The American Press Institute envisions an inclusive democracy and society, where communities have the news and information they need to make decisions and thrive.

Trustworthy election coverage is an important part of that vision. So when we looked at the latest research on how Americans view news about elections, we noted several findings local media especially may want to use to start conversations about how they gain trust this year with their community.

The research, which we conducted with the Associated Press-NORC Center for Public Affairs Research as part of our Media Insight Project, offers points of hope. Most adults follow news about presidential (78%) and local and state elections (64%) at least somewhat closely, and many report frequently receiving news about elections from national (50%) and local (39%) news outlets.

But the need to build relationships and prioritize community engagement is also evident. Although most adults regardless of age, partisanship, race or ethnicity tune into news about elections, only 14% express a great deal of confidence in election-related information they receive from national sources, and 11% say the same about local news media.

Here are some more specific points to consider as you evaluate how you build trust this year — plus resources and inspiration for getting started.

Americans express concern that news will be inaccurate and focus too much on controversies

Strategy: Show why you’re credible and be clear about the role you aim to serve in your community.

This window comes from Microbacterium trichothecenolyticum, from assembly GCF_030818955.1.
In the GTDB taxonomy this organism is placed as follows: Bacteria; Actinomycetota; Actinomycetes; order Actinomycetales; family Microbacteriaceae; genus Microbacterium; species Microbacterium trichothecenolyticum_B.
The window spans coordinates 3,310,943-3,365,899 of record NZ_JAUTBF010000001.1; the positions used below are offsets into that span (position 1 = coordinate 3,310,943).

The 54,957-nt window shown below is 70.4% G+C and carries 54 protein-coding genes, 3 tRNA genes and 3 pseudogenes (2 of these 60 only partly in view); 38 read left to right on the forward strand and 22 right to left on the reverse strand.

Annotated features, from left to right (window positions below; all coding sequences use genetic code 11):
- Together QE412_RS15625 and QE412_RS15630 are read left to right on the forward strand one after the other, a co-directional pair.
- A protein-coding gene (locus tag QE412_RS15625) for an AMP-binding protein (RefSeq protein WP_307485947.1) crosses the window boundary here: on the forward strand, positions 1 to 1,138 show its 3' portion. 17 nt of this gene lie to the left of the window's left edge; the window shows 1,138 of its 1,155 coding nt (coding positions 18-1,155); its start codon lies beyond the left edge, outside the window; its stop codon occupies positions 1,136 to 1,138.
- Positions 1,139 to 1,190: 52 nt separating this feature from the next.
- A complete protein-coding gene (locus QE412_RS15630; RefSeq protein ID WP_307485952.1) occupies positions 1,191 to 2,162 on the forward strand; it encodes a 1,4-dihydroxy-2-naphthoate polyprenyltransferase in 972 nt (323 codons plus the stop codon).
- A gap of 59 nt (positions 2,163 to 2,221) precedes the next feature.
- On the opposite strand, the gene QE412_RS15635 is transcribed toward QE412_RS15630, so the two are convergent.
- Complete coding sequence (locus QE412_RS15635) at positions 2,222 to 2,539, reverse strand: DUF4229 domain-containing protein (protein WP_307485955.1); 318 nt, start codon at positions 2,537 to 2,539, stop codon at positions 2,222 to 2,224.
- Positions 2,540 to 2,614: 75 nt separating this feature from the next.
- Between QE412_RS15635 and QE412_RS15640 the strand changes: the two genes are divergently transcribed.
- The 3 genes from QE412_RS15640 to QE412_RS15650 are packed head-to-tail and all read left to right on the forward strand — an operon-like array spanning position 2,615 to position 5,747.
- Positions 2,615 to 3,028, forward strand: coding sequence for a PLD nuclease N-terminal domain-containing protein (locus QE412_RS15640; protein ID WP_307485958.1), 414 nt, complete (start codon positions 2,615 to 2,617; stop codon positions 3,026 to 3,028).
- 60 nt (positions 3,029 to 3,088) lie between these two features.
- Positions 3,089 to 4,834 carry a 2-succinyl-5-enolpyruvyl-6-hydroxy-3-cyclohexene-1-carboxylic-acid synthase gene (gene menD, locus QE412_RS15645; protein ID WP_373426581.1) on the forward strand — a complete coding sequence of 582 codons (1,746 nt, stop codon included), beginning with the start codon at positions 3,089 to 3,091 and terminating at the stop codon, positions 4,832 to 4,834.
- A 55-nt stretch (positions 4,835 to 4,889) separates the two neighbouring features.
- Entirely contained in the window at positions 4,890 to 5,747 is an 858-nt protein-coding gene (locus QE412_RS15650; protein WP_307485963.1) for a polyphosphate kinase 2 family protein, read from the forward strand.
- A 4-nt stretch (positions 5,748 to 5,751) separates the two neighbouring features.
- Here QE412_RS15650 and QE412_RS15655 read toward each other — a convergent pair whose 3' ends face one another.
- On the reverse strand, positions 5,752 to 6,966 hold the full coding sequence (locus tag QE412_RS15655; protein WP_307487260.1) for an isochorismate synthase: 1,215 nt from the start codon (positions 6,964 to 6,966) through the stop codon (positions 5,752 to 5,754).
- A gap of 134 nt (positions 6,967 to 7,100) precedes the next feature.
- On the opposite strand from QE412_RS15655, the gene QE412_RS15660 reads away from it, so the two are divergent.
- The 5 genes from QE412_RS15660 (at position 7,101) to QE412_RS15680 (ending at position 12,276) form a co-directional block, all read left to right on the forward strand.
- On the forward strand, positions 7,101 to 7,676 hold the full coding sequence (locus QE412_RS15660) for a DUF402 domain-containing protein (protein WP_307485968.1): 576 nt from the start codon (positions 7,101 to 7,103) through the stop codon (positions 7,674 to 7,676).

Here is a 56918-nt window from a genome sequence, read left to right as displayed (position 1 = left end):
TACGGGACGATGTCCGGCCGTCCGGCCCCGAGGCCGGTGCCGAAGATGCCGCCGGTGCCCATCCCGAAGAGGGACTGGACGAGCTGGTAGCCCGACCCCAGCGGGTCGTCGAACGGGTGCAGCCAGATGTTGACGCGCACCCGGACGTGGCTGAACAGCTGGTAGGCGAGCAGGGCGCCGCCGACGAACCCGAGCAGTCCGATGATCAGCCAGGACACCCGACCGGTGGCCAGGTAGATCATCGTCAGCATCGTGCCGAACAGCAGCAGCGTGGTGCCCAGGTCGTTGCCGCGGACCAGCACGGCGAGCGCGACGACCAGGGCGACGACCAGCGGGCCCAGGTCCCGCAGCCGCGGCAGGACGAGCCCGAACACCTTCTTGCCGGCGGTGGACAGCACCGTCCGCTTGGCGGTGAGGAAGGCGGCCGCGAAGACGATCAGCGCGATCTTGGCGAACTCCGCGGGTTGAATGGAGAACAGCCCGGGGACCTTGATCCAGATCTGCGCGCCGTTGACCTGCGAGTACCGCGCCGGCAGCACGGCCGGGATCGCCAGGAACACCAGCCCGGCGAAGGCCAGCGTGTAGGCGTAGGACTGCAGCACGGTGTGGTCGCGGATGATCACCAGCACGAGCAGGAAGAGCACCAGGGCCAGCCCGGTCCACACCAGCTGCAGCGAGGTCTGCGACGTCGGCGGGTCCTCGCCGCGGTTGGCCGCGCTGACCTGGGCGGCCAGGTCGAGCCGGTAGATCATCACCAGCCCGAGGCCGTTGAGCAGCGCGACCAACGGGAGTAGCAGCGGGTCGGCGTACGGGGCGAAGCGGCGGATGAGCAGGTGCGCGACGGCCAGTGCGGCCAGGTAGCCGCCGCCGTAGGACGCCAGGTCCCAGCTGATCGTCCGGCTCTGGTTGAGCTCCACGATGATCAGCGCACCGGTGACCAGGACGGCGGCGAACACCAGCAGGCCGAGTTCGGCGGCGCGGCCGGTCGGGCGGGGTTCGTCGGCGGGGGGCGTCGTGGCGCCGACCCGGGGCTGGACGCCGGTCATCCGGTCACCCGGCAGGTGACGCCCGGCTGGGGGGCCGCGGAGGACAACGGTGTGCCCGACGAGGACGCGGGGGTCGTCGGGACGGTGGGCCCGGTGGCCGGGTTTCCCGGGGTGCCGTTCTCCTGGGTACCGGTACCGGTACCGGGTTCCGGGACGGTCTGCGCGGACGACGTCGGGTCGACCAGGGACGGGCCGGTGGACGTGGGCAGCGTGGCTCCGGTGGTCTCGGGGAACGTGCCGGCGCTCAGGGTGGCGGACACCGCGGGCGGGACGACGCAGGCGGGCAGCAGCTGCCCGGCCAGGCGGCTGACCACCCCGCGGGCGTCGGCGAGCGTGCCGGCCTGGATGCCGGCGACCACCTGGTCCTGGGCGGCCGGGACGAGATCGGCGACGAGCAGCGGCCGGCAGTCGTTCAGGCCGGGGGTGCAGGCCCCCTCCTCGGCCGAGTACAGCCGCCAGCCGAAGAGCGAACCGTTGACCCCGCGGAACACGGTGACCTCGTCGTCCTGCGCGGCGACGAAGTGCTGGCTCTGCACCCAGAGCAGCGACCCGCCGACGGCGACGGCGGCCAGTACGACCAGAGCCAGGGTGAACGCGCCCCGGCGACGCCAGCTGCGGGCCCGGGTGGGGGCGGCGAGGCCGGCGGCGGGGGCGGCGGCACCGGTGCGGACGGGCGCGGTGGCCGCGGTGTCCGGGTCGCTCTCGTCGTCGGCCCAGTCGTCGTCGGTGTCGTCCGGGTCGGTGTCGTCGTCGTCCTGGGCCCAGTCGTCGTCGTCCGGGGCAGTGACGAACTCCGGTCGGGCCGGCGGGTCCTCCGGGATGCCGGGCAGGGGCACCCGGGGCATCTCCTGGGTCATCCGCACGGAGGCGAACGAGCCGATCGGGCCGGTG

Our new survey asked about a range of concerns that might affect the public’s confidence in election coverage.

The reliability of the content rises to the top. About half of adults say they are extremely or very concerned about news organizations reporting inaccurate information (53%). Almost as many worry news outlets will report unverified information (47%). How constructive the reporting is ranks at about the same level: many are concerned that media will focus too much on divisions or controversies (48%).    


Younger generations are less likely to follow news about local and state elections

Strategy: Local races affect all people deeply and daily. Take time to understand the views of and inform coverage by people who don’t already follow election news closely.

We also asked about the types of election news Americans follow, and explored that within different demographic groups.

In general, older adults follow more election news. And for local and state elections, it’s more than double the rate of 18- to 34-year-olds. For example, 44% of Americans ages 55 and older say they follow news about local and state elections extremely or very closely, compared to 16% of those ages 18 to 34.


Black, Hispanic and Asian Americans place more trust than white adults in what they see on social media

Strategy: Have a plan for engaging on social platforms, and educating audiences how social media may be manipulated.

The survey also reveals some important differences based on other demographics, including people’s race and ethnicity.

One example of this is the confidence people put in different sources of information. This is true when you ask about where people put a “great deal” of confidence, or even where they put a moderate amount of confidence. Black, Hispanic and Asian American adults are more likely than white adults to put a great or moderate amount of confidence in election information they receive from social media (38%, 32% and 30% vs. 19%).


Civic Discourse and Democracy and Community Engagement and Trust are priority areas of focus for API. Follow our Need to Know newsletter this year for more resources and opportunities to strengthen local election coverage, including our joint webinar series with The Associated Press. If you’re a news leader, we also want to help you prioritize your workload. Here are some tips, and if you’re interested in more, bring us into your newsroom.

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